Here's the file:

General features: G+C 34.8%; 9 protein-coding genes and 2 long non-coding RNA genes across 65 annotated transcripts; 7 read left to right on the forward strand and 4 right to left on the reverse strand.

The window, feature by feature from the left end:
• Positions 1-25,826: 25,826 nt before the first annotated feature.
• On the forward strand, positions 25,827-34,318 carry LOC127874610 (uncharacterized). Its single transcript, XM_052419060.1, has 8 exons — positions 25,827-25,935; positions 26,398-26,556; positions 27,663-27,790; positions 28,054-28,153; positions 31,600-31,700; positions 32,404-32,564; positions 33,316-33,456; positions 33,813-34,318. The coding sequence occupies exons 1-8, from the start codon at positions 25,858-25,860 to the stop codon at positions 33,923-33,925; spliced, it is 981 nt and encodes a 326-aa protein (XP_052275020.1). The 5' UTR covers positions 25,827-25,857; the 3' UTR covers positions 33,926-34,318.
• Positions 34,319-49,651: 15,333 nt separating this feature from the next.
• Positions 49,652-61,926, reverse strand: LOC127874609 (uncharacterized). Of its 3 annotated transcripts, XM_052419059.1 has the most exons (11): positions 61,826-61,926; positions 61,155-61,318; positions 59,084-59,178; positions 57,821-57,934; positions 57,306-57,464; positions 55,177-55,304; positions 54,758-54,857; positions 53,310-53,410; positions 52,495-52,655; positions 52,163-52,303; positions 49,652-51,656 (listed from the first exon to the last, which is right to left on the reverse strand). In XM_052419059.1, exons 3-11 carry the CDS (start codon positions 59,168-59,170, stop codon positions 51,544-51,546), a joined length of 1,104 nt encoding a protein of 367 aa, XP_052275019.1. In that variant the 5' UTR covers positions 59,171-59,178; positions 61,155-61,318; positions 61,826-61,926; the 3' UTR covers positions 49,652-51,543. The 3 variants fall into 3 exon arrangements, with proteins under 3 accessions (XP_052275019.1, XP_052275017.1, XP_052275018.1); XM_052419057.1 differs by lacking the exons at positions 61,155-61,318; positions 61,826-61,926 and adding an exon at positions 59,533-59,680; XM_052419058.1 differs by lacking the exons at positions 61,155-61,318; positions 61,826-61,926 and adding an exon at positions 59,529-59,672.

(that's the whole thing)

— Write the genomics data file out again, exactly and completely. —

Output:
General features: G+C 34.8%; 9 protein-coding genes and 2 long non-coding RNA genes across 65 annotated transcripts; 7 read left to right on the forward strand and 4 right to left on the reverse strand.

The window, feature by feature from the left end:
• Positions 1-25,826: 25,826 nt before the first annotated feature.
• On the forward strand, positions 25,827-34,318 carry LOC127874610 (uncharacterized). Its single transcript, XM_052419060.1, has 8 exons — positions 25,827-25,935; positions 26,398-26,556; positions 27,663-27,790; positions 28,054-28,153; positions 31,600-31,700; positions 32,404-32,564; positions 33,316-33,456; positions 33,813-34,318. The coding sequence occupies exons 1-8, from the start codon at positions 25,858-25,860 to the stop codon at positions 33,923-33,925; spliced, it is 981 nt and encodes a 326-aa protein (XP_052275020.1). The 5' UTR covers positions 25,827-25,857; the 3' UTR covers positions 33,926-34,318.
• Positions 34,319-49,651: 15,333 nt separating this feature from the next.
• Positions 49,652-61,926, reverse strand: LOC127874609 (uncharacterized). Of its 3 annotated transcripts, XM_052419059.1 has the most exons (11): positions 61,826-61,926; positions 61,155-61,318; positions 59,084-59,178; positions 57,821-57,934; positions 57,306-57,464; positions 55,177-55,304; positions 54,758-54,857; positions 53,310-53,410; positions 52,495-52,655; positions 52,163-52,303; positions 49,652-51,656 (listed from the first exon to the last, which is right to left on the reverse strand). In XM_052419059.1, exons 3-11 carry the CDS (start codon positions 59,168-59,170, stop codon positions 51,544-51,546), a joined length of 1,104 nt encoding a protein of 367 aa, XP_052275019.1. In that variant the 5' UTR covers positions 59,171-59,178; positions 61,155-61,318; positions 61,826-61,926; the 3' UTR covers positions 49,652-51,543. The 3 variants fall into 3 exon arrangements, with proteins under 3 accessions (XP_052275019.1, XP_052275017.1, XP_052275018.1); XM_052419057.1 differs by lacking the exons at positions 61,155-61,318; positions 61,826-61,926 and adding an exon at positions 59,533-59,680; XM_052419058.1 differs by lacking the exons at positions 61,155-61,318; positions 61,826-61,926 and adding an exon at positions 59,529-59,672.